There’s something alchemical about extracting precious gold using deadly mercury and cyanide. But for the many who work in artisanal and small-scale mining (ASM), this bit of alchemy is a grim reality that often results in mercury or cyanide poisoning, death, and environmental degradation.
Worldwide, some 15 million artisanal or small miners mine for gold using mercury or cyanide. In the Philippines, which is one of the most mineral-rich countries especially in gold, nickel, copper and chromite, some 300,000 gold miners rely on ASM as their main source of income, producing around 80% of the country’s gold supply. They earn somewhere between P300 to P1500 a day, but they pay for this with their lives, mining under unsafe conditions and using mercury via mercury amalgamation and cyanide via gold cyanidation to extract and purify gold from the ore.
Worth its weight in gold
This problem called for an engineering, not alchemical, solution. Enter CLINN-GEM, which is short for the Community-Led Integrated Non-Mercury Non-Cyanide Gold Extraction Method. CLINN-GEM is the brainchild of its project leader, Dr. Herman D. Mendoza of the UP College of Engineering’s Department of Mining, Metallurgical and Materials Engineering (DMMME), who worked on it from 2008 to 2012. At the time, the Department of Science and Technology (DOST), under its Engineering Research and Development for Technology (ERDT) program, had been spurring research under its environment and infrastructure R&D track, which included the Better Mine program.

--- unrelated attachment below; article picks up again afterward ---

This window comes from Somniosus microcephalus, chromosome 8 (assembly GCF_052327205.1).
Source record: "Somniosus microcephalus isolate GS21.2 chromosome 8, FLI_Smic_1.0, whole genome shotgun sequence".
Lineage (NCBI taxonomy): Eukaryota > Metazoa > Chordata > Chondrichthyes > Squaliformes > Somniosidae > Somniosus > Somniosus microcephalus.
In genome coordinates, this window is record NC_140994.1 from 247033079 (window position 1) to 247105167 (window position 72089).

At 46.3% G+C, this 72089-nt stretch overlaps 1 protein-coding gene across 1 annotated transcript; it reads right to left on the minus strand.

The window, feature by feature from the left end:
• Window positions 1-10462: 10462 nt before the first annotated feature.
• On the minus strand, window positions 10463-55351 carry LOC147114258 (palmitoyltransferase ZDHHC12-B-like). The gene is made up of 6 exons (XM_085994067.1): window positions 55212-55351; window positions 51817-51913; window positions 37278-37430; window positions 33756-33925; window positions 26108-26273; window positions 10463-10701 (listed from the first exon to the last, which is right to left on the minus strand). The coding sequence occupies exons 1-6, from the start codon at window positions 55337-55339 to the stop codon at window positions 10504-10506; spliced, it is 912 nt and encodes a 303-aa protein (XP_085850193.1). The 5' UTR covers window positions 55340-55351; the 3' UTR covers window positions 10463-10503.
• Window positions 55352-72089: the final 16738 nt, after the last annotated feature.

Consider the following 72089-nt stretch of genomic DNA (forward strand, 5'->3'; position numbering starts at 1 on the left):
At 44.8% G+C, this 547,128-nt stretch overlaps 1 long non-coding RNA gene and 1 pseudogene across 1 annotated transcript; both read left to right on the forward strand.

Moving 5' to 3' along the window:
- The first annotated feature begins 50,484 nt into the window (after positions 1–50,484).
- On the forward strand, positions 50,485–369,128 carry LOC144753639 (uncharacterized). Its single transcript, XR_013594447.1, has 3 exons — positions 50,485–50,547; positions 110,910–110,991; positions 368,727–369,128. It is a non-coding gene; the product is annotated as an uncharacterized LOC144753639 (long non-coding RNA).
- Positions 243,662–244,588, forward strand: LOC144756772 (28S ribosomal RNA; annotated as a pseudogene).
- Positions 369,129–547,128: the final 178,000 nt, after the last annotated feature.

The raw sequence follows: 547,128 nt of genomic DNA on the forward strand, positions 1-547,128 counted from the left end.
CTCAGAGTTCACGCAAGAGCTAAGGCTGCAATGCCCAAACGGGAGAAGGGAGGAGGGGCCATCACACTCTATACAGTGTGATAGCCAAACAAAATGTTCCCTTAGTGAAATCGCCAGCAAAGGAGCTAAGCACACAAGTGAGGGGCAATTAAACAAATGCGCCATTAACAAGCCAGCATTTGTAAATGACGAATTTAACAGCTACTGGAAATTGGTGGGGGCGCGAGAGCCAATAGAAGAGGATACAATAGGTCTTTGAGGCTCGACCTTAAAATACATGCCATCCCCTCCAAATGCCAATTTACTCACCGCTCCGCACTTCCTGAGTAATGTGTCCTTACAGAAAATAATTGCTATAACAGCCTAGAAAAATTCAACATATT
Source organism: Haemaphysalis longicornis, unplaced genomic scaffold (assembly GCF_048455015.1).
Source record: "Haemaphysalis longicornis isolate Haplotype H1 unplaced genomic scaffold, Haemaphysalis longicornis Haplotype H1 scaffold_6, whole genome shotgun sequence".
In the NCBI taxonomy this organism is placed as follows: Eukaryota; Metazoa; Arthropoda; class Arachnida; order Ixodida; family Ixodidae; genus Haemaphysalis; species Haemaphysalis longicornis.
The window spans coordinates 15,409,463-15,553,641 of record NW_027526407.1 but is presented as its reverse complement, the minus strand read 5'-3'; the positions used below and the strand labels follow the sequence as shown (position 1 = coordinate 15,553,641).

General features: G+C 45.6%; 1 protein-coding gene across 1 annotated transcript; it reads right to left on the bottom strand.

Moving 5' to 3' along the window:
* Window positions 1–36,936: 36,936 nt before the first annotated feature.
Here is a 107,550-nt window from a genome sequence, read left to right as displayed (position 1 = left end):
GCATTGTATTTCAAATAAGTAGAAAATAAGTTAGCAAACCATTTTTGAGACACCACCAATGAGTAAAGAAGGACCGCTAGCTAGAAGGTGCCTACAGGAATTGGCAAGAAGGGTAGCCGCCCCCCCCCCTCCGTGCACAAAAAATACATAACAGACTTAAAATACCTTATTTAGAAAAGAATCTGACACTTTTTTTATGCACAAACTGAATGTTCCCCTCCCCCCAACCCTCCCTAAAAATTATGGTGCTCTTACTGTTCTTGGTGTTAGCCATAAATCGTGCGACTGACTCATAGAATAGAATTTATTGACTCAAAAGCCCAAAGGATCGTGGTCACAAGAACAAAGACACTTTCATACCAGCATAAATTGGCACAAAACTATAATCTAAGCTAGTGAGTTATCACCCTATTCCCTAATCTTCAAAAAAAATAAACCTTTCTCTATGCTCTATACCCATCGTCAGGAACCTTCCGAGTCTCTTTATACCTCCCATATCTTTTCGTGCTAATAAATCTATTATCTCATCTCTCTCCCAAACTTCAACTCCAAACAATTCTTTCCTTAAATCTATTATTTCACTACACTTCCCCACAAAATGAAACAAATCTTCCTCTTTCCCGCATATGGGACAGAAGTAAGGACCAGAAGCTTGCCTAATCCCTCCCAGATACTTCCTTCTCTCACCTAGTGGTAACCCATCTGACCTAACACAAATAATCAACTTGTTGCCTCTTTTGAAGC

“Better Mine is meant to make the mining and mineral industry better, but we were interested in small-scale mining. We knew there were serious problems in ASM,” Dr. Mendoza recalls.
Their top priority was taking mercury and cyanide out of the entire extraction process. So Dr. Mendoza and his teams began developing technological alternatives to amalgamation and cyanidation for extracting gold as well as copper. They hit on the idea of using gravity to separate the gold from the ore by taking advantage of gold’s specific gravity and the way it behaves when placed in water.
But for gold that has become as fine as dust and exponentially harder for small-scale miners to recover, Dr. Mendoza and his teams added a spin, so to speak. They used centrifugal force to enhance the separation of very fine gold particles and recover gold form the non-gold particles. This process is called enhanced gravity concentration, and work well in collecting both free coarse gold and very fine gold particles.